New child support guidelines are required to go into effect on 1 October 2010 but will likely be delayed until 1 January 2011. It is expected that non custodial parents will be expected to pay more child support. The current child support guidelines were released four years ago in October 2006. According to the consumer price index, the cost of living has increased more than 8% over the past four years.
In accordance with state law, the Conference of Chief District Court Judges reviews the statewide presumptive child support guidelines every four years. The Public was invited to comment by 15 April 2010 and a public hearing was held 22 April 2010 in Raleigh. The new guidelines will be published at nccourts.org and replace the current guidelines in effect.
North Carolina’s child support guidelines apply as a rebuttable presumption in all legal proceedings involving the child support obligation of a parent. The guidelines are based on the “income shares” model which is based on the concept that child support is a shared parental obligation and that a child should receive the same proportion of parental income he or she would have received if the child’s parents lived together.
The child support schedule that is a part of the guidelines is based on economic data which represent adjusted estimates of average total household spending for children between birth and age 18, excluding child care, health insurance, and health care costs in excess of $250 per year. Expenses incurred in the exercise of visitation are not factored into the guidelines. The guidelines assume that the parent who receives child support claims the tax exemptions for the child. If the parent who receives child support has minimal or no income tax liability, the court may consider requiring the custodial parent to assign the exemption to the supporting parent and deviate from the guidelines.
Since the last guidelines were implemented, the minimum wage in North Carolina has increased forty-one percent from $5.15 to $7.25 per hour. Minimum wage is often used as imputed income to a parent who is voluntarily unemployed but capable of working. As the combined income of the parents increases, the amount of the basic child support obligation under the “income shares” model increases. Therefore, for families where minimum wage was used to impute income (e.g., stay-at-home moms), the income used under the new guidelines will be higher. This combined with new guidelines is expected to require even higher child support payments under the new guidelines.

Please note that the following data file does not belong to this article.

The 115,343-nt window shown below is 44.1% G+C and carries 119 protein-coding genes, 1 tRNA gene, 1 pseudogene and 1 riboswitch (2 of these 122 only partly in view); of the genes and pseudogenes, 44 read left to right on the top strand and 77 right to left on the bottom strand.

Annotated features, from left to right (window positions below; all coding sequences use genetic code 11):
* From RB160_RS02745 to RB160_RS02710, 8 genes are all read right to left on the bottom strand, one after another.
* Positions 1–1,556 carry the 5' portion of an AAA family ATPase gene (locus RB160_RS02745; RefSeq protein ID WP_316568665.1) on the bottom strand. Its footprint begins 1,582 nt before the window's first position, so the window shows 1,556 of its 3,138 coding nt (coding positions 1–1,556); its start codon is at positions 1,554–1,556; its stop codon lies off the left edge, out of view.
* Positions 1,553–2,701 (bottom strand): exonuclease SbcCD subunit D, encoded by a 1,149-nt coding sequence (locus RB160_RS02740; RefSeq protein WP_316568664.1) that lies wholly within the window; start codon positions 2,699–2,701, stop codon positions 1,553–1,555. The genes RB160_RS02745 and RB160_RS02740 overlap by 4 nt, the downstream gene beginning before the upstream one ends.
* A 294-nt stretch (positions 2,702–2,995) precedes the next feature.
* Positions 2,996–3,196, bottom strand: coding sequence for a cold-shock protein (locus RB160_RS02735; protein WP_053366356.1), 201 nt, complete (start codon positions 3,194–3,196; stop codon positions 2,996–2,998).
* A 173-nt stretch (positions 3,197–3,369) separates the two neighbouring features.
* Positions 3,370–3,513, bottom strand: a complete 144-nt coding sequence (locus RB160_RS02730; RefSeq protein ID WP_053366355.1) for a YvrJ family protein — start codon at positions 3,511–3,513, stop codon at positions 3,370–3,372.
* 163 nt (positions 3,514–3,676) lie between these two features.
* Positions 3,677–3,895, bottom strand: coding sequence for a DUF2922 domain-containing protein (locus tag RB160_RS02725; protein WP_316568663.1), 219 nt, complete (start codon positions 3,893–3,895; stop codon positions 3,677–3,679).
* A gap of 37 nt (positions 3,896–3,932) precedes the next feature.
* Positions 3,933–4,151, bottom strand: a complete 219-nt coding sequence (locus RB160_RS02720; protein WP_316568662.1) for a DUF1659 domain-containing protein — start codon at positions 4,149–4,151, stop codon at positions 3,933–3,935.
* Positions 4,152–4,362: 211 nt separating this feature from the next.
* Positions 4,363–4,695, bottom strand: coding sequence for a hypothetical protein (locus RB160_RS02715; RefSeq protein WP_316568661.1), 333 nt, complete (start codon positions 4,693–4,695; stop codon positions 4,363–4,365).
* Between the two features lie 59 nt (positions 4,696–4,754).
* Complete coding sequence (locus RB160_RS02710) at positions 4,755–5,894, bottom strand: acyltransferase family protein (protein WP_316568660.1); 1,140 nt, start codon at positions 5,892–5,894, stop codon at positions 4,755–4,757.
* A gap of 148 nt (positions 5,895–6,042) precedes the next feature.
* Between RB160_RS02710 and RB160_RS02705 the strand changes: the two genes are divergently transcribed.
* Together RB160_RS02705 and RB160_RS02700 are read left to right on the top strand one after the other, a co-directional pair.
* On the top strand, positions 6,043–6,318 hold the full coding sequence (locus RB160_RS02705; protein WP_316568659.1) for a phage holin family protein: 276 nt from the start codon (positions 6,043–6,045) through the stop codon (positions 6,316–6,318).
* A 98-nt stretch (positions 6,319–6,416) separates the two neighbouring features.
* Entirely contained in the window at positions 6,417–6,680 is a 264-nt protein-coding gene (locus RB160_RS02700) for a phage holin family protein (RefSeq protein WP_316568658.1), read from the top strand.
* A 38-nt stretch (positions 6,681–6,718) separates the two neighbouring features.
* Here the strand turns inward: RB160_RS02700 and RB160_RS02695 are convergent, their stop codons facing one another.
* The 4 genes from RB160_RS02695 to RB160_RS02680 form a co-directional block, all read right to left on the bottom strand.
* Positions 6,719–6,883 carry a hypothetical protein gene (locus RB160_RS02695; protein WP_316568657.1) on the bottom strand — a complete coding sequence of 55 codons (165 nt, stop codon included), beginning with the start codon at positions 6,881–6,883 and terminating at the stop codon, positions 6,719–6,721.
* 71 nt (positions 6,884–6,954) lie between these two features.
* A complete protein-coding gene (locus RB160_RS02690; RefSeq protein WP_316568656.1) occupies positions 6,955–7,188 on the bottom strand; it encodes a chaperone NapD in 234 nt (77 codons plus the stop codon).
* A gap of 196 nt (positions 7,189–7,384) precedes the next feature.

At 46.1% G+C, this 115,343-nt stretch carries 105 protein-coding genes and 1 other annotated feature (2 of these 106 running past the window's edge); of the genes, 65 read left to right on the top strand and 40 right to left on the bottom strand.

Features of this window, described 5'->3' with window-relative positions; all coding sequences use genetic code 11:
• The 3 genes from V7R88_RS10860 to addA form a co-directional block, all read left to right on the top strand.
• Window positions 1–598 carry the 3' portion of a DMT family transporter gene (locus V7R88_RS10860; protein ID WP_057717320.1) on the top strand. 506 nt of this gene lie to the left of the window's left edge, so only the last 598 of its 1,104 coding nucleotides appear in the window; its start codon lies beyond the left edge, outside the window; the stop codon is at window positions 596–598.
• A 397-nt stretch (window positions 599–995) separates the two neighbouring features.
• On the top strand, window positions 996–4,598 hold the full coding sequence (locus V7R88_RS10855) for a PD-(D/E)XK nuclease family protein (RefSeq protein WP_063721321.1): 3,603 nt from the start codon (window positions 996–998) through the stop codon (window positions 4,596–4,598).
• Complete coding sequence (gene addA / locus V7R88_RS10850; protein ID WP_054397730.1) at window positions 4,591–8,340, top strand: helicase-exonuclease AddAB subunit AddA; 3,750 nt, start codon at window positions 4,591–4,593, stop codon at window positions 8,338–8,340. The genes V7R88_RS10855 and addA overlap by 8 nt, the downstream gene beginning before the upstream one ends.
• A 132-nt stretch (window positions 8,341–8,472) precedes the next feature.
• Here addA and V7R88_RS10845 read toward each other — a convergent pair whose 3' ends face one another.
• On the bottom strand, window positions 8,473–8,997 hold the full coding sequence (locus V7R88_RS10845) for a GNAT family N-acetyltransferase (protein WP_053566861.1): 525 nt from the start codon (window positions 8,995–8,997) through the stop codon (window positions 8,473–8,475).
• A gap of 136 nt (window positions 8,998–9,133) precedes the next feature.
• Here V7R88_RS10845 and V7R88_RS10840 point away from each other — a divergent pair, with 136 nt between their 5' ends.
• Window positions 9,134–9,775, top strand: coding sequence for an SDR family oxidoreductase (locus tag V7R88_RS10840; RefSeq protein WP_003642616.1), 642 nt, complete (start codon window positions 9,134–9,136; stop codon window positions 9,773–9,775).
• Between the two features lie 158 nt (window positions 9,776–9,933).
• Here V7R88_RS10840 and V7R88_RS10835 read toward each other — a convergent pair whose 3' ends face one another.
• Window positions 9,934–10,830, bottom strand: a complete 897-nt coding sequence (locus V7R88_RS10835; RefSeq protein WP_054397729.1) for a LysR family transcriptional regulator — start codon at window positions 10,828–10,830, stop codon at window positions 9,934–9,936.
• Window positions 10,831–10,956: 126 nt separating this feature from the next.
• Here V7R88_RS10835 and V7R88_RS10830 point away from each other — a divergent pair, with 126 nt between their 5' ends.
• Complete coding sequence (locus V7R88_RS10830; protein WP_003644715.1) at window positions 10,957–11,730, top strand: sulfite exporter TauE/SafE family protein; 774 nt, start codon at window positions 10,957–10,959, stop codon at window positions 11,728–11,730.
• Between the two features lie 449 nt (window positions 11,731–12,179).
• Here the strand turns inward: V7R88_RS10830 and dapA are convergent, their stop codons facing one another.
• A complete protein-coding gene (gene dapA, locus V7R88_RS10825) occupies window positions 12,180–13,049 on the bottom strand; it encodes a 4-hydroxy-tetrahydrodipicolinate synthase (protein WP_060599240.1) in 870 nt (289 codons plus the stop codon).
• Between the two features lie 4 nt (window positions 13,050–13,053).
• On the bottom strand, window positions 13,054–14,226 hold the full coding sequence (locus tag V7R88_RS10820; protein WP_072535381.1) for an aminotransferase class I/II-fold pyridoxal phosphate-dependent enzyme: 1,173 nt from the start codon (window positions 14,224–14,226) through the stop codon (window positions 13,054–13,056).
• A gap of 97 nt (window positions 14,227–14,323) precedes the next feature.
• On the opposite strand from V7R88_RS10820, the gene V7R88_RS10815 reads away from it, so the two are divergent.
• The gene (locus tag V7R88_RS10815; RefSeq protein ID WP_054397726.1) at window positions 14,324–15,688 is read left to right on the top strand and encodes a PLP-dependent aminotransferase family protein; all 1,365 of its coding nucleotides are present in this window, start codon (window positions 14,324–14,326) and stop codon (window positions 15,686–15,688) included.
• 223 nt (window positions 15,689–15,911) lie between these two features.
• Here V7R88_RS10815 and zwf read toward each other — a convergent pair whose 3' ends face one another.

Motions to Modify
Parents may file motions with the Court to modify child support obligations whenever there is a substantial change of circumstances affecting the welfare of the child. The party seeking the modification has the burden of proof. Substantial increases or decreases in the child’s needs, changes in income of the parents, and other factors may satisfy the requirement to show a substantial change of circumstances. A substantial change of circumstances is presumed whenever three years or more has passed since the entry of the last child support order and a difference of 15% or more payable under the existing order and application of the current guidelines would result. When there has been less than three years since the entry of the prior order, a new order may be entered on a motion to modify if substantial change of circumstances is shown.
With the new child support guidelines and families struggling in the current economy, it is expected that significant numbers of custodial parents will file motions to increase child support and non-custodial parents will defend such motions.